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AdBlock-Plus has made ads virtually irrelevant for me. Sometimes I forget that people are even subjected to them.

Last year, while traveling through eastern Asia, I would occasionally drop by an internet cafe. I couldn't believe the amount of ads non-ABP users had to see. It still baffles me.




Getting content for free because advertisers are paying for it is pretty great, though, right? As Heinlein would say, there's no such thing as a free lunch...


I turn ABP off for domains that have made it a point to never have abusive ads (popovers, moving, flashing, expanding, generally being a nuisance). I'd highly recommend this to others. The advertising economy is crucial to maintaining free (as in beer) access to information on the internet, and complete rejection of it is just going to mean more paywalls in the future.

I don't mind banner ads or text ads so long as they are neither deceptive (mixing ad content with real content or masquerading as such) nor abusive (flashing! look at me! you're the 1 millionth visitor! tiny dismiss buttons, or worse, no dismiss buttons!)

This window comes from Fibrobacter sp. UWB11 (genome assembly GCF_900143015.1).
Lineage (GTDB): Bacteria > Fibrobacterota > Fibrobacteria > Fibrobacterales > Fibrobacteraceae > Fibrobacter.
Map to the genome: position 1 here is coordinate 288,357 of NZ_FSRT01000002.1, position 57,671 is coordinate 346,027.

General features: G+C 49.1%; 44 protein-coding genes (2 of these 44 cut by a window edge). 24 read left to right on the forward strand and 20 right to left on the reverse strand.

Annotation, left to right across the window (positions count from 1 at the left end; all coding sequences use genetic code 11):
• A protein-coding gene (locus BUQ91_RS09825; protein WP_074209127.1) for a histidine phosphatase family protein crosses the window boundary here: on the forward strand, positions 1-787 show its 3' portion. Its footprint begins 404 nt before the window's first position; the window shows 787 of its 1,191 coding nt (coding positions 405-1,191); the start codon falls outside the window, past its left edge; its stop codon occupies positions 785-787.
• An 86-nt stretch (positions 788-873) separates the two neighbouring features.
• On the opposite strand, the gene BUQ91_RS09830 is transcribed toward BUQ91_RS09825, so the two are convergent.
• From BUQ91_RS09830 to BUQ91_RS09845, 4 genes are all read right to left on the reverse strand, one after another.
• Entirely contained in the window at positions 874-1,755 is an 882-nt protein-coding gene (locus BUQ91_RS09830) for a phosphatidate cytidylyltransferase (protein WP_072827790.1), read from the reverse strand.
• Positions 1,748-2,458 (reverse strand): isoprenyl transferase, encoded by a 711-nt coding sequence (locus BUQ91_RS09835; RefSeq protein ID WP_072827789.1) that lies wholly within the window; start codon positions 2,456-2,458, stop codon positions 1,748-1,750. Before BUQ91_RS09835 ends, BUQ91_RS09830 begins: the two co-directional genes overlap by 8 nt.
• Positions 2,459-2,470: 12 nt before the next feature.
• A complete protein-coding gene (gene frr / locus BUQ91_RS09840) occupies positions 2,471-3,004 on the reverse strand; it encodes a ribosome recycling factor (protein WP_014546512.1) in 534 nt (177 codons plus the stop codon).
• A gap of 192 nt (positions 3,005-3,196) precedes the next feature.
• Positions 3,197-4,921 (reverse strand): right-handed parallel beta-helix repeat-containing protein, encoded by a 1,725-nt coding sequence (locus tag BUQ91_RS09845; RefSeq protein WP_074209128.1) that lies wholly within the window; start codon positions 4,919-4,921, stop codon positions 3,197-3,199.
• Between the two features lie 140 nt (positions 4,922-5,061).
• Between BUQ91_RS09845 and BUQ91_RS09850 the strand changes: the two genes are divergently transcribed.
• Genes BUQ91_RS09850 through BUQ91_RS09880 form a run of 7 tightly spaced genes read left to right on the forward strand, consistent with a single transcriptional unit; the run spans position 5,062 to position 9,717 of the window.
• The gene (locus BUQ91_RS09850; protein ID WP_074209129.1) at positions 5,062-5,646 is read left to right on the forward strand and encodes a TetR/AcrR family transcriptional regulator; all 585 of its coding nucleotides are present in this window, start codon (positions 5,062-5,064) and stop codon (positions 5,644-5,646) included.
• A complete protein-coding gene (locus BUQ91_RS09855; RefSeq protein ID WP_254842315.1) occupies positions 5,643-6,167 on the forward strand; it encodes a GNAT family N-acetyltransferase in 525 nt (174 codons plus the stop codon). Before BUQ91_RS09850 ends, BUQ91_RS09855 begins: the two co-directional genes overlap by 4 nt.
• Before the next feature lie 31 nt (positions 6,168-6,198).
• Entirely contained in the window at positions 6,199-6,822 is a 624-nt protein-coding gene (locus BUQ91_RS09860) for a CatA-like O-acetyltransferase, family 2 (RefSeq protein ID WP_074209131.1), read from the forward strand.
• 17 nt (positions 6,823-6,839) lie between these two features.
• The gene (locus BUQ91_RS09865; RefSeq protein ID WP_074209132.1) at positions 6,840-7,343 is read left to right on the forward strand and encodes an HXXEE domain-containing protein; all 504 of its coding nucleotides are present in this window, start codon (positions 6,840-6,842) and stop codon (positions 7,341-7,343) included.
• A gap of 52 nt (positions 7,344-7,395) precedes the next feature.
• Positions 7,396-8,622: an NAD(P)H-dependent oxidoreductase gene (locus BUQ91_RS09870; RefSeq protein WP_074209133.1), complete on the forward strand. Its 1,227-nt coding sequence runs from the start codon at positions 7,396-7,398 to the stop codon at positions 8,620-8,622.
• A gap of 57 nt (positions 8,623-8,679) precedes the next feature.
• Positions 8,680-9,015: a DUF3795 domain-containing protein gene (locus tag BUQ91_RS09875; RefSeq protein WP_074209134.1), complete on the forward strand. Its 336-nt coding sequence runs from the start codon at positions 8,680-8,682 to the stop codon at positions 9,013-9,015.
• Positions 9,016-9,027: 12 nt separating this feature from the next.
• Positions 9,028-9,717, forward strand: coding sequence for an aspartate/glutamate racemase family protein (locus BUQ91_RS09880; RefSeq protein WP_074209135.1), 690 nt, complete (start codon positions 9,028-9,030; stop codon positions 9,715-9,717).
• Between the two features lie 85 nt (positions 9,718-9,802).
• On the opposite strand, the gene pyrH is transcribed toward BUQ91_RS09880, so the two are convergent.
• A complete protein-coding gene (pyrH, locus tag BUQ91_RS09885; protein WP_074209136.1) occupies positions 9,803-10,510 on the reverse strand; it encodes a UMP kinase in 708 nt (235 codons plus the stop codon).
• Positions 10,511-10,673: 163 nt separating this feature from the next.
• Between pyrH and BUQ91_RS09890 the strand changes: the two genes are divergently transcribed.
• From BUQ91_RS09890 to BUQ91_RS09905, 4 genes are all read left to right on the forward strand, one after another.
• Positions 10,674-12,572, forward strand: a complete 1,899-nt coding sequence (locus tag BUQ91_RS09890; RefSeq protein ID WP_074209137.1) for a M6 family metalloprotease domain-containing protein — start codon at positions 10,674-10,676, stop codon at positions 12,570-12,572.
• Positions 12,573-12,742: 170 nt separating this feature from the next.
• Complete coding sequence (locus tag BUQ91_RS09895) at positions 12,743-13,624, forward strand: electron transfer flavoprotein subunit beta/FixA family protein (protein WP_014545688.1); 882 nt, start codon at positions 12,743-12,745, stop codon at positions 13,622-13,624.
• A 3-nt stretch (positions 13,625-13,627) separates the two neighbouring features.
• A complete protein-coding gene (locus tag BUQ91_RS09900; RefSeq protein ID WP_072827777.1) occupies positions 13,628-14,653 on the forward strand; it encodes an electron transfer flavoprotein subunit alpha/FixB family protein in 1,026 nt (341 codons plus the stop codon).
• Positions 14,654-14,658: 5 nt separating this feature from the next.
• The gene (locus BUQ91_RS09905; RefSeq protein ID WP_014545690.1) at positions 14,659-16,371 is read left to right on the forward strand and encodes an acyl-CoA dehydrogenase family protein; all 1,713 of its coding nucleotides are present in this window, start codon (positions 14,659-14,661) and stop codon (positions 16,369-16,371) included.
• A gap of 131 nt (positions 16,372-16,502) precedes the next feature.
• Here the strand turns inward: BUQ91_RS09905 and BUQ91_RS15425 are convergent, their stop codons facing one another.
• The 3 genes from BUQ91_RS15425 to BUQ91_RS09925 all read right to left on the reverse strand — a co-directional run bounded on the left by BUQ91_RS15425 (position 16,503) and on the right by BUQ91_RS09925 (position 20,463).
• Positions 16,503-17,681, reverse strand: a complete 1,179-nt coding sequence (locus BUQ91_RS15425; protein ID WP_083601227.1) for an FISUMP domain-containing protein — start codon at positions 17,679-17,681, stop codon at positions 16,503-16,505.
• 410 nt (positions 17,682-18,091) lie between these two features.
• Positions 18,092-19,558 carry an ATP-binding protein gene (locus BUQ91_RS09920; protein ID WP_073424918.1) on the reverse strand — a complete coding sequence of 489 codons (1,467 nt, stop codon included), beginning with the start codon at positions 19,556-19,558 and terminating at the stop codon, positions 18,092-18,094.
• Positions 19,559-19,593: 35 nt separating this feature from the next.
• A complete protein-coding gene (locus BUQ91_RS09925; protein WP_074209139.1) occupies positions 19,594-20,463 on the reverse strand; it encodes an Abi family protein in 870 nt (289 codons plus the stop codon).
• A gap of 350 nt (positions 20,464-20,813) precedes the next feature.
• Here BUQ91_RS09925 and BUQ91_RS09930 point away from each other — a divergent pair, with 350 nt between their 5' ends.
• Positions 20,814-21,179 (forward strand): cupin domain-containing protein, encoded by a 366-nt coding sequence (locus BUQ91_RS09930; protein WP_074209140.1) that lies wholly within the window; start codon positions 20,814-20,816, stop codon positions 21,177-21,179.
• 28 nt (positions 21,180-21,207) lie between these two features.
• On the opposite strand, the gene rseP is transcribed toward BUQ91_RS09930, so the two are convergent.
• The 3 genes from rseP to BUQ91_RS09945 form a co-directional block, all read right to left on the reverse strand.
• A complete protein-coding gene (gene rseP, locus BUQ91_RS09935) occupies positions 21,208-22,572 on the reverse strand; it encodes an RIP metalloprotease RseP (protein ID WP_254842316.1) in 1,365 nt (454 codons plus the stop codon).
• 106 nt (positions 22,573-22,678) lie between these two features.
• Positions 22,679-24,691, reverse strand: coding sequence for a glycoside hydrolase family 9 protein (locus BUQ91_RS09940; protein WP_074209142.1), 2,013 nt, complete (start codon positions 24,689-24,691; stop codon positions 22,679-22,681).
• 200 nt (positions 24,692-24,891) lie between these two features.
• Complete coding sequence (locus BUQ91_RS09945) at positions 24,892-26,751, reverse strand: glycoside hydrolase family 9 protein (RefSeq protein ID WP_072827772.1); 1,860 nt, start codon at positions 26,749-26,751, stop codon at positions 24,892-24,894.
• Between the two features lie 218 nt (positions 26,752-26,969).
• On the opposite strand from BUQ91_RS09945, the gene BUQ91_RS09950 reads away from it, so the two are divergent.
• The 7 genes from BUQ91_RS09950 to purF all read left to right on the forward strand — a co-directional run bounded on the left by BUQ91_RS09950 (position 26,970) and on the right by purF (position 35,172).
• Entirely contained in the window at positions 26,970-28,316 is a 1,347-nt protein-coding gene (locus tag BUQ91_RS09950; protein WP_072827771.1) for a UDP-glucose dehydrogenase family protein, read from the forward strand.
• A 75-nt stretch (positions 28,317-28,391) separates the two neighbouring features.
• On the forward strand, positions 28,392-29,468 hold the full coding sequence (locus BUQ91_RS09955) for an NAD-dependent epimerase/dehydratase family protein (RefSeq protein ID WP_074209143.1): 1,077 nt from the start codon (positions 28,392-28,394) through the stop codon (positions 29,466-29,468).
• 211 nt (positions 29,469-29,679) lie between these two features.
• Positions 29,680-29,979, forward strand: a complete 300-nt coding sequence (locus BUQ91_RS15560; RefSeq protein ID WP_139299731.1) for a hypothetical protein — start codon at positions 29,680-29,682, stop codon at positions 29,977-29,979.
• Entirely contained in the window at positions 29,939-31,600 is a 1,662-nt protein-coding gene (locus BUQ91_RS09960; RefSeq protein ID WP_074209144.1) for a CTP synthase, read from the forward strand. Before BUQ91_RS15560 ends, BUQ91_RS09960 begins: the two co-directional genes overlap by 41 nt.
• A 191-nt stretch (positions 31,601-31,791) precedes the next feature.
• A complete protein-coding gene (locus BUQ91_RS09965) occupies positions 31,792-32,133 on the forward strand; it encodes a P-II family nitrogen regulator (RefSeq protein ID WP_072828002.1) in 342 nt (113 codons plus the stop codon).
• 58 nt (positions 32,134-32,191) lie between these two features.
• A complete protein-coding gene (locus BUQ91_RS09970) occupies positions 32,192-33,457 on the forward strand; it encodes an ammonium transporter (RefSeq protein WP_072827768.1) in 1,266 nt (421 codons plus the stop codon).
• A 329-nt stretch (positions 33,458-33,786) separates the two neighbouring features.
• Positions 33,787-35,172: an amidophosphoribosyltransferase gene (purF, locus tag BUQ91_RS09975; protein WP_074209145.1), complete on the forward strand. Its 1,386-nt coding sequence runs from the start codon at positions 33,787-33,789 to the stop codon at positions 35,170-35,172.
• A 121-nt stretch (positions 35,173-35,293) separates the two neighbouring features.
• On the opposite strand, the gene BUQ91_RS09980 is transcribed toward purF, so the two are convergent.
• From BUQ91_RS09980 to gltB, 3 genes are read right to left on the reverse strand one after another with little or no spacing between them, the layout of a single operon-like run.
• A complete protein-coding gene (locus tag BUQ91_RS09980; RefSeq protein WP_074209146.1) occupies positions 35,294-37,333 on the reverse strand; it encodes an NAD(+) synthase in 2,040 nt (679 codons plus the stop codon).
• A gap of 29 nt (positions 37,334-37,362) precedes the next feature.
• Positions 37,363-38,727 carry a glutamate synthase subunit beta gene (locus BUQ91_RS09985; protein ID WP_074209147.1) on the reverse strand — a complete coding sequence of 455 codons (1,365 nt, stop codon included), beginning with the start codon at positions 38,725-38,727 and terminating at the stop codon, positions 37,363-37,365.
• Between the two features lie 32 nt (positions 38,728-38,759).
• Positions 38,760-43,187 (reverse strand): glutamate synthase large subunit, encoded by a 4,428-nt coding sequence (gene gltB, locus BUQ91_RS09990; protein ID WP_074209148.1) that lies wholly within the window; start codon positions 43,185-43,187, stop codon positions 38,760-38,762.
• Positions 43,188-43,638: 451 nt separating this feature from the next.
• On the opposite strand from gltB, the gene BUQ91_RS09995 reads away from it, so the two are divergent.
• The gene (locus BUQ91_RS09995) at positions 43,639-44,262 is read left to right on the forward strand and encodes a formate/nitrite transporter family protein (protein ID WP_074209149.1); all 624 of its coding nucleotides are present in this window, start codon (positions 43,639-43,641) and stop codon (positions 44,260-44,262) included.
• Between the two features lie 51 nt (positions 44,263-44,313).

I don't think it's my responsibility to ensure third-party companies' business models work. I have a TCP pipe open to a remote web server; however I manipulate the data after it has come out of that TCP pipe is up to me, providing I don't violate copyright etc. Trying to prop up businesses in spite of economic forces - free-riding in this case - is usually pointless. Economic forces are too powerful; it's a waste of effort. It's better to work on more sustainable models that aren't as weak.


Even in a completely self-serving frame of mind you may want to "prop up" a business model.

The idea is that either you look at some ads, or you pay directly for content. Moral or issues of principles aside, that's simply the way it will go. Personally, I choose to look at ads instead of paying for content, but that's a personal preference.

If you don't like paywalls it would benefit you in the long term to turn off adblockers for sites that "behave".


Really? There's a "third way" to pay for content... reputation. This, in fact, is how the original article was paid for, I think. The author felt the value added to his reputation was greater than the value of the time spent writing.